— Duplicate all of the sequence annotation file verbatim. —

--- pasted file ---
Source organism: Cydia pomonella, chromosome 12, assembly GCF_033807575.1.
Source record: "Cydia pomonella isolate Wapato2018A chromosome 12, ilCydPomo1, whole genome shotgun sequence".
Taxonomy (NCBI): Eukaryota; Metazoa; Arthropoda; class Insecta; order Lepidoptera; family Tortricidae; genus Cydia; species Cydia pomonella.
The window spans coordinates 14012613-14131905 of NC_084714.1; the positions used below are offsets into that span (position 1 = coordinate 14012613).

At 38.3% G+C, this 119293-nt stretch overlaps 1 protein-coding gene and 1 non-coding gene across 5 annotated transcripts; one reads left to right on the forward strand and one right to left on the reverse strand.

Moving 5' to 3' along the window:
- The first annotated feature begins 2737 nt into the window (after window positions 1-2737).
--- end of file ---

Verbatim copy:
Source organism: Cydia pomonella, chromosome 12, assembly GCF_033807575.1.
Source record: "Cydia pomonella isolate Wapato2018A chromosome 12, ilCydPomo1, whole genome shotgun sequence".
Taxonomy (NCBI): Eukaryota; Metazoa; Arthropoda; class Insecta; order Lepidoptera; family Tortricidae; genus Cydia; species Cydia pomonella.
The window spans coordinates 14012613-14131905 of NC_084714.1; the positions used below are offsets into that span (position 1 = coordinate 14012613).

At 38.3% G+C, this 119293-nt stretch overlaps 1 protein-coding gene and 1 non-coding gene across 5 annotated transcripts; one reads left to right on the forward strand and one right to left on the reverse strand.

Moving 5' to 3' along the window:
- The first annotated feature begins 2737 nt into the window (after window positions 1-2737).